"Enclosed you will find what was at one time one of the treasures of my life — my Eagle Scout Medal," begins a letter from the Rev. Gene Huff of San Francisco to the local Boy Scout Council. "It was pinned on my chest by my late mother, Alice Huff, on the stage of a public park in a small city in Oklahoma in 1943 when I was a fifteen-year-old lad. While this medal was once a precious symbol of how much scouting meant to my personal growth and development as a young man, I am now returning it to the Boy Scouts of America because I can no longer acknowledge any ties with the scouting movement due to its now court-sanctioned discrimination against those who acknowledge themselves to be gay."
Thousands of letters similar to this one — though perhaps not as eloquent — have been mailed to local Scout Councils and Boy Scouts of America headquarters in Texas, joining the hundreds of thousands of signatures attached to e-petitions on sites like and S.F.'s own Change.org. (When the BSA spurned Moraga resident Ryan Andreson's Eagle Scout application due to his "avowed homosexuality," a purported half-million signatures came rolling in.) Along with the letters from Eagle Scouts like Huff came aging patches and tarnished medals, disavowing the crowning achievement of many young lives.
But, per spokesman Deron Smith, the Scouts have a most peculiar position on renouncing one's Eagle status: You can't. It's not up to you. "Once the honored (sic) is earned, it is permanent," he writes.
Considering the Scouts' Christian religiosity, the organization's insistence that its members lack the free will to determine whether to remain members is intriguing. One of the core tenets of Christianity is faith. And those who have returned their hard-earned Eagle Scout regalia have, obviously, lost their faith in Scouting.
"For a voluntary organization to choose to list someone as a member who has renounced it seems a contradiction of terms," says Father William O'Neill, a professor of social ethics at UC Berkeley's Jesuit School of Theology. From the perspective of another voluntary organization, the Catholic Church, "If it comes to a point where you cease to believe what is the heart of your faith, you have, in effect, severed your relationship. ... You always follow your heart — and if it means estrangement, permanent or temporary, that is what you do."
Similarly, notes University of Southern California religion professor Paul Lichterman, an Evangelical Protestant's Christianity is gauged by his or her "keeping up a relationship with Jesus Christ" — a measure largely determined by an individual, and not the church. And University of San Francisco religion professor Aysha Hidayatullah notes that the traditional Islamic belief is that "Everyone, before they are born, has chosen to submit to God. But it's up to you to decide if you're going to honor that promise."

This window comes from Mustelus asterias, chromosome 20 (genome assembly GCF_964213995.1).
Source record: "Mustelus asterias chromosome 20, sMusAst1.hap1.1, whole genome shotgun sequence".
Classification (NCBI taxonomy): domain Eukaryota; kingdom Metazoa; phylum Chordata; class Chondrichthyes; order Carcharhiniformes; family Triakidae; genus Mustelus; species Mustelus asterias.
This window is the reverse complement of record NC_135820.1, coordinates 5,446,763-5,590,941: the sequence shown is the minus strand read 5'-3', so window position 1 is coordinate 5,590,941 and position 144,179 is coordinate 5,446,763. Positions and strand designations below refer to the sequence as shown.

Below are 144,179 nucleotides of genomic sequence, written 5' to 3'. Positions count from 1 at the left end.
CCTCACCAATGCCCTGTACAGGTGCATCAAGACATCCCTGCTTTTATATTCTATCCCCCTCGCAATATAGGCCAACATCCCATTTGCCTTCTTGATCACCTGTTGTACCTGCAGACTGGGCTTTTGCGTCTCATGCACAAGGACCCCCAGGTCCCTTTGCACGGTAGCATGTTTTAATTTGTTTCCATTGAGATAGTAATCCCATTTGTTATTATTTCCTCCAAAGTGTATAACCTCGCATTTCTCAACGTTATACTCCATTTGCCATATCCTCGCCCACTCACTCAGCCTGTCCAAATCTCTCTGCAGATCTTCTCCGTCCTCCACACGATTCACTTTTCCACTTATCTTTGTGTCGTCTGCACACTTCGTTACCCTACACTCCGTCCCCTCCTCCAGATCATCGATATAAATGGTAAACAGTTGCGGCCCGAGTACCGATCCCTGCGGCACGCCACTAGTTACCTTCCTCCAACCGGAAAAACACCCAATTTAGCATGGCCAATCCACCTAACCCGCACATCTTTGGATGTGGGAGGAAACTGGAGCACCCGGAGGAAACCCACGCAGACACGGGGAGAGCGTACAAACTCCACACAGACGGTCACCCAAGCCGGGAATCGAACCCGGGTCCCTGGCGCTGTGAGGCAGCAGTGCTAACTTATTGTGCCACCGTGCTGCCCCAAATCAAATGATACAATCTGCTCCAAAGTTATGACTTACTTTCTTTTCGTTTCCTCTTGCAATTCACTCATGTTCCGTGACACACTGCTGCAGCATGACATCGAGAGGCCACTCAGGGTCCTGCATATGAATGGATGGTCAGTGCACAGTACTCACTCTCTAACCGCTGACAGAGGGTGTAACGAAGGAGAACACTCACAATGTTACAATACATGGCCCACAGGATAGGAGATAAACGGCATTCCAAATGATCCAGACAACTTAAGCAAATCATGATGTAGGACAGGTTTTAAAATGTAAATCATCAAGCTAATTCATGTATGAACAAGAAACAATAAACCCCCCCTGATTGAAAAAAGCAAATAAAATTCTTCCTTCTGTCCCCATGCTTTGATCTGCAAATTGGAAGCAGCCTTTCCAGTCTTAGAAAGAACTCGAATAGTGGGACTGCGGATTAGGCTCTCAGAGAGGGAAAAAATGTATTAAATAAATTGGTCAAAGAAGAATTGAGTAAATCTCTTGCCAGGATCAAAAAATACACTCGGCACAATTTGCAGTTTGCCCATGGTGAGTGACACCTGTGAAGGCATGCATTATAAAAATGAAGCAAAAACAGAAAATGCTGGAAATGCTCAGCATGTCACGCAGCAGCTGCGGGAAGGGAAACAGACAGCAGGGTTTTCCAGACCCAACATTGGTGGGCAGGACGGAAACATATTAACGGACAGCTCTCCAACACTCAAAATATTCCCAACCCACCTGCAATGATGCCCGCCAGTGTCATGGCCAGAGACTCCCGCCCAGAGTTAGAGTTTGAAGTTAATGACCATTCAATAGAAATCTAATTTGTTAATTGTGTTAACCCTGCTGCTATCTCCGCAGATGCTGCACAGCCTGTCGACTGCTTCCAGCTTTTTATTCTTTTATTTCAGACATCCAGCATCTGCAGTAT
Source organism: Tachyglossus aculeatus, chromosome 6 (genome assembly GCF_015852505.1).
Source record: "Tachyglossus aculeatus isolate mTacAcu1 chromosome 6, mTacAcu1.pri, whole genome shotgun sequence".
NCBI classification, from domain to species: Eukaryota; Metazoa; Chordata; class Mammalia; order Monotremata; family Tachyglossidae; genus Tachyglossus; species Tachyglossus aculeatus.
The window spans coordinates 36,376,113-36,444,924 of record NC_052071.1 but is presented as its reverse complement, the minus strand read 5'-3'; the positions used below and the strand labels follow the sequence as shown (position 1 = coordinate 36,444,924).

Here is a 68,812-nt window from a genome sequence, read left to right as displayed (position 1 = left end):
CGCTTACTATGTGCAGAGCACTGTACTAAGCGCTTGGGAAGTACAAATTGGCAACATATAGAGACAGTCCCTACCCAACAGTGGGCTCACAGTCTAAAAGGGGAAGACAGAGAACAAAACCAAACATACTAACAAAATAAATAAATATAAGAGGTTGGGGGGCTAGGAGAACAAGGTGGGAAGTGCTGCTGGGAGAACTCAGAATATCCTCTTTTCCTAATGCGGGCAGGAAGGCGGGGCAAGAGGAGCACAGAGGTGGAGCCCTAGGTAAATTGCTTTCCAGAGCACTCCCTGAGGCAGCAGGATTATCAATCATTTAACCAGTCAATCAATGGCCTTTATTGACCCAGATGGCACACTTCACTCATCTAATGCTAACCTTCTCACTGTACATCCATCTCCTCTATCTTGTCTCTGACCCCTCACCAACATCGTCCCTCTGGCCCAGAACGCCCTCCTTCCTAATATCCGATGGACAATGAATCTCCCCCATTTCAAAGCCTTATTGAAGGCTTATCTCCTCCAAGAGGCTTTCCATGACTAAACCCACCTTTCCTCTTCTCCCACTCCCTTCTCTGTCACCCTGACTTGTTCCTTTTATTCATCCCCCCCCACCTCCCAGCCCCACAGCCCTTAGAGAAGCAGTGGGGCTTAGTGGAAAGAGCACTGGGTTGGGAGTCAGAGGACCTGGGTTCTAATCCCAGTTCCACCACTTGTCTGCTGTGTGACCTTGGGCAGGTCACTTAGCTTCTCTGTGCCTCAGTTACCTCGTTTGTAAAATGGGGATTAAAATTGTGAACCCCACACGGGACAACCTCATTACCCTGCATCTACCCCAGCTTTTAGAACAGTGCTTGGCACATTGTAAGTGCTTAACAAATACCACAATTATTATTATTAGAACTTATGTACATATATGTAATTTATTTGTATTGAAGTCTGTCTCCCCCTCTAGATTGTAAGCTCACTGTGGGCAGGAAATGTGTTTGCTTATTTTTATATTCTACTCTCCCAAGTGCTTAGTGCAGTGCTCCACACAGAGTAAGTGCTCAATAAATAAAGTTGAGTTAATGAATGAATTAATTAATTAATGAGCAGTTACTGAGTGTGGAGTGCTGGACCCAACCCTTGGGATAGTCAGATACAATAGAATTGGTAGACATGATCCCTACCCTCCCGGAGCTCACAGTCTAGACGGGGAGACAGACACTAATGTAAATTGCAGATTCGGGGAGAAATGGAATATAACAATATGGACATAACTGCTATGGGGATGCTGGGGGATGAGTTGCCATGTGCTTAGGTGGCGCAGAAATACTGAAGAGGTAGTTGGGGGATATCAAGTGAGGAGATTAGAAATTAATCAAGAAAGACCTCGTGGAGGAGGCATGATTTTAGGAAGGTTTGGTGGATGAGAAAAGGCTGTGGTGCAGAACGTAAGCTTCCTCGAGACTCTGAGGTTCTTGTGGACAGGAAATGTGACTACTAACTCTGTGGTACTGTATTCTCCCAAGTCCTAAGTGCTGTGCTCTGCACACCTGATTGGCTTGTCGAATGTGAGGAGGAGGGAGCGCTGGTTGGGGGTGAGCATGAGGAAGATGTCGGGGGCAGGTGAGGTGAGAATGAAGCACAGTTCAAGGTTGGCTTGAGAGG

Among major religions, it seems there's only one that sees things the Boy Scout way, defining you as a member of the tribe whether you like it or not. And that, of course, is Judaism. If your mother was Jewish or you underwent a conversion, you can open up a white bread and Miracle Whip factory or hail Mahmoud Ahmadinejad as a misunderstood genius — but according to the venerated tradition, you're still Jewish.
And that makes things difficult for gay Jewish Eagle Scouts like Howard Menzer.
Menzer has more than 1,500 Eagle medals: "I got a monster box full of them." He'll take yours, too. The 75-year-old president of the advocacy group Scouting For All says troubled Eagles shouldn't bother mailing their hardware to the Scouts — "It's just a piece of metal they're gonna throw away." Instead, he says, send it his way and he'll hold on to it until the BSA alters its discriminatory policies. (Mail to: Howard Menzer, P.O. Box 600841, San Diego, CA, 92120.)
A change could come as soon as May, at a meeting of the Scouts' National Council. What countless petitions — and Gene Huff's medal — could not accomplish, perhaps the loss of corporate sponsorship will: On the table is a proposal to kick the decision of whether to allow openly gay Scouts and leaders to the local council level. This seems to be a crude "state's rights" argument neatly designed to enrage those on all sides of the issue. Menzer, however, would take it as a victory, and advises those without an inclusive troop in their neighborhood to form their own.
Mailing thousands of medals to dormant Eagles in the event of a policy change could cost a fair bit. But "we have the funds," promises Menzer. "We have plenty enough money to do that and throw a victory party, too."